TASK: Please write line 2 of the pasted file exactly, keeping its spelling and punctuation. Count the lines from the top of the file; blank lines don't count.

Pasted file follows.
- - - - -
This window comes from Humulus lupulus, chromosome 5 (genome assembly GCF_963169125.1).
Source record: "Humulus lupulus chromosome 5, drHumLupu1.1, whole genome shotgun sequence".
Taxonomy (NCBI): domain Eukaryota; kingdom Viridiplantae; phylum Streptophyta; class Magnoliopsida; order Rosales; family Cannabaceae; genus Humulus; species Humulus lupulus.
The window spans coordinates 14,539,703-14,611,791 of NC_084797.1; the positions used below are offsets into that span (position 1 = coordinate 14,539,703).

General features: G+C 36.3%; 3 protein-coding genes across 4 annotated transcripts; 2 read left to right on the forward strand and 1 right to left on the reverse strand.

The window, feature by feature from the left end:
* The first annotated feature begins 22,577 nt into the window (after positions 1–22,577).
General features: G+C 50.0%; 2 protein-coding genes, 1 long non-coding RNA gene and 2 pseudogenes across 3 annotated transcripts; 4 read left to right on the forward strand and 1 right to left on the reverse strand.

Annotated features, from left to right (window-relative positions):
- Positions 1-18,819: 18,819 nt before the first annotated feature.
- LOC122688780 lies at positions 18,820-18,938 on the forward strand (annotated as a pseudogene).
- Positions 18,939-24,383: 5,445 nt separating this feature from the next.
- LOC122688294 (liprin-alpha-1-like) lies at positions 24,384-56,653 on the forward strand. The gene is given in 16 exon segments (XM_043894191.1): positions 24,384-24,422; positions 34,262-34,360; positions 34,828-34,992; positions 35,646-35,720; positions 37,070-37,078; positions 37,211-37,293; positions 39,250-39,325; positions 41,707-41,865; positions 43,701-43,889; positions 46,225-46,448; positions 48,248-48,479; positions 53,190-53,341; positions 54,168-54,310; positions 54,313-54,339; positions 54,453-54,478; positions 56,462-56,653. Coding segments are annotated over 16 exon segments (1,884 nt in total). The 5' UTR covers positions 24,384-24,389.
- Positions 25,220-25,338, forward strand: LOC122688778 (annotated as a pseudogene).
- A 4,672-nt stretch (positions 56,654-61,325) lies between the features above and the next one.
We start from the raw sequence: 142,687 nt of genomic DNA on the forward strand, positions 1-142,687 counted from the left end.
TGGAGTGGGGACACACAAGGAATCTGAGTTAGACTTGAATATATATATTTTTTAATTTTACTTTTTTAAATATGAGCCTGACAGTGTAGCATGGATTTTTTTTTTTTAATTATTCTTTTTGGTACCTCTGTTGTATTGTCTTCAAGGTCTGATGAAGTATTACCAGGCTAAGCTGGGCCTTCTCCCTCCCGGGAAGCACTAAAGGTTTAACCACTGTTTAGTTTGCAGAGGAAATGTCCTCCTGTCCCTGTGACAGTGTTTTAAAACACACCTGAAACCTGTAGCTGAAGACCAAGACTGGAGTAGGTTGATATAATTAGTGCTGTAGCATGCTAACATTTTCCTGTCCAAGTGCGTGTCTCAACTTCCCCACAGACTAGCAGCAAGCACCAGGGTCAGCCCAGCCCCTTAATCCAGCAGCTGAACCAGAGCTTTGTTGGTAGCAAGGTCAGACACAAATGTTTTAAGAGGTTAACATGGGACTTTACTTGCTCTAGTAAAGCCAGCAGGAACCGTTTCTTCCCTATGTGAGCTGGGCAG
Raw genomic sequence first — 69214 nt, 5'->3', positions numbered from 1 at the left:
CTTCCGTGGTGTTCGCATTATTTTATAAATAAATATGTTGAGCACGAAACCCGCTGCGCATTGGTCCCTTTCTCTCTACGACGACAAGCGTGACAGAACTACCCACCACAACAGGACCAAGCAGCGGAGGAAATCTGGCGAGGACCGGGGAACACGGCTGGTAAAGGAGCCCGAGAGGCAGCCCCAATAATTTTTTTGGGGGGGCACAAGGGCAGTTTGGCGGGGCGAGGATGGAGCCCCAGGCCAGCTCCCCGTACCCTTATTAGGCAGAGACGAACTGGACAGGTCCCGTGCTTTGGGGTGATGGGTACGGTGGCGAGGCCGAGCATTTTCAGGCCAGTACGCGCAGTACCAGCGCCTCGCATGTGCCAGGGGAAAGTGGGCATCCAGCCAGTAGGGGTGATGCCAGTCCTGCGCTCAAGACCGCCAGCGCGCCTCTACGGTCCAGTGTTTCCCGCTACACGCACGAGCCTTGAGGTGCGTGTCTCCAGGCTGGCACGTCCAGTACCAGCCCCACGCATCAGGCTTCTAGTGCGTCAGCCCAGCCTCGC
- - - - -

Source record: "Humulus lupulus chromosome 5, drHumLupu1.1, whole genome shotgun sequence".